While cleaning up this weekend, I happened to stumble across the original “Rough Draft” that I’d printed out for my story Dragonhawk. This story (to the time of writing this blog entry) remains my one-and-only story that was accepted on the first try. It is truly a “rough draft” in that it is only three (3) paragraphs long (and is probably shorter in total length than this blog entry will be by the time I’m finished writing it). What struck me, however, was the first word on the “rough draft” was Kelfryn, the name of the protagonist.

Inspiration from a Book Cover

So, the book cover above, is from a series of Choose Your Own Adventure books called The Lone Wolf series by Joe Deaver and Gary Chalk. While the D&D books were pretty popular at the time, the ones by Deaver and Chalk really spoke to me. While not part of the Warhammer universe, the illustrations still have that “Old World” feel that marks the Warhammer brand (and what is probably what drew me to that universe). While definatley dark (the character could and often would die and the “adventure” would be over–much like a “game over” screen in video games), I always found the artwork both on the covers of the book and in the interiors to be arresting and fascinating. The above cover of a warrior riding a giant “warbird” was particularly interesting and stuck with me into adulthood.

Kelfryn and Scryfe

As I began writing, I had several incarnations of this image pop up, most notably an idea for a novel entitled Sparrowhawk as I imagined the protagonist would be a young Norse warrior who was mentally bonded to the bird (much like Anne McCaffrey’s Dragonriders were bonded with their dragons in her series of books (which I, of course, loved and devoured as a child). I was also much taken with the idea of a bird hunting other birds–which is what the Sparrowhawk is named for doing. However, the novel did not progress and that idea fell by the wayside. After I had a few publications under my belt, I decided to revisit the idea, but this time I went back to the original image that had captivated me: the warrior riding a giant warbird. Then it came to me: why not have both the warrior and the bird still be mentally bonded, but why not have them hunt dragons?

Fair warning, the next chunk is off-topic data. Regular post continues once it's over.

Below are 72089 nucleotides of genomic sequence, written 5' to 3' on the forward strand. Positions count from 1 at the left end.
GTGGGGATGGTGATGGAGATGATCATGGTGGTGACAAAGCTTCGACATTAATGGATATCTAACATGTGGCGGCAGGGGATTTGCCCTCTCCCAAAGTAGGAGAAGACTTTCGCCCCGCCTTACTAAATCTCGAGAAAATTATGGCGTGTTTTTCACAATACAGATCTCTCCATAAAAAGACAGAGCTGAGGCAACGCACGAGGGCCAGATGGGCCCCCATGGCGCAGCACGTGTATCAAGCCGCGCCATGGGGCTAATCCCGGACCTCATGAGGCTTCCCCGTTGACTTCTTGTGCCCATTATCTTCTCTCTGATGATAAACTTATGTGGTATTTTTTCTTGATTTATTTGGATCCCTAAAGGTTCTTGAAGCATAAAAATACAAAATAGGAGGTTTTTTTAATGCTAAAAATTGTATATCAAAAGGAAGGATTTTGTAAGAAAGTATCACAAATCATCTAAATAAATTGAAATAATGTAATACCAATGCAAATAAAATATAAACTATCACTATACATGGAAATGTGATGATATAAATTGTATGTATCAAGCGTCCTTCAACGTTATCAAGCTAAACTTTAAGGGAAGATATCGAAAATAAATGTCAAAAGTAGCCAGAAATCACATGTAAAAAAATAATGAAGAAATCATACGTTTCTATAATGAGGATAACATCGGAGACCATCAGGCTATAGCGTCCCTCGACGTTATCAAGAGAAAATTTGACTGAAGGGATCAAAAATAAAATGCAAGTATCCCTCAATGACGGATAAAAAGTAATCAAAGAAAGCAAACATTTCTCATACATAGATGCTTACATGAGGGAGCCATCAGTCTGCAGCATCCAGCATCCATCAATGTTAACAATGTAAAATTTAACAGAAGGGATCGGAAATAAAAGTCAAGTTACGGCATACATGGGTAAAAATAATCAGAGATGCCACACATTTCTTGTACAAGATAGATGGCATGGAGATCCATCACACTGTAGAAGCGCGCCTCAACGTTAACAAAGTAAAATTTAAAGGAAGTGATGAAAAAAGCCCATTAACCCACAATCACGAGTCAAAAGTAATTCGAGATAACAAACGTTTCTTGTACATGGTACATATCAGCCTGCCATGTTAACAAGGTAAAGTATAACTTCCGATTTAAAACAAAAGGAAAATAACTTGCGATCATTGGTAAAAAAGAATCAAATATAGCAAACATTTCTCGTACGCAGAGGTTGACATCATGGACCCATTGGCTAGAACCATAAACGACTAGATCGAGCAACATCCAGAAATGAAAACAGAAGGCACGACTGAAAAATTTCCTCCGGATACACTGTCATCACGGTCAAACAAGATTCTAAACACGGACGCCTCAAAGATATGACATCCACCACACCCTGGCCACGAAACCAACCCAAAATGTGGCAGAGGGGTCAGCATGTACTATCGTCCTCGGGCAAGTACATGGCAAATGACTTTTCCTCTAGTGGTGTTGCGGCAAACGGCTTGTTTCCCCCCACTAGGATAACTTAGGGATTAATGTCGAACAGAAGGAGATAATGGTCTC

The Art of the Character Sketch

From there, I tried to come up with a reason for them to hunt dragons and I likened them to fishermen. They had to hunt dragons to survive. Finally, I reasoned that even with the warbirds, dragons would be too ferocious, so they would only hunt things that the dragons left behind (scales, teeth, talons, etc.) when they went out hunting for food. Then came my stroke of brillance: I used Scrivener’sCharacter Sketch” template to completely write out each of the two main characters: Kelfryn (who became a young “wannbe” warrior) and Scryfe (his devoted warbird companion). I filled out all of the sections of the Character Sketch with a solid paragraph for each of the major categories (I found those sketches earlier this year–that’s how I know). After doing the character sketches, I simply started the story and everything seemed to fall into place–I didn’t have Writer’s Block at any point, nor did I have any major diversions to the story that I dreamed up–both character and plot seemed to just seemed to merge together, so that’s what I’m working towards now–getting back into the Character Sketch mentality.

Sidney




  • Current Work-in-Progress–February 2019: Project Dog  (Sci-Fi Short-Story – 1st Draft)
  • Current Work-in-Progress: Ship of Shadows (Sci-Fi Graphic Novel – Script, Issue # 2, Currently on Script Page 32)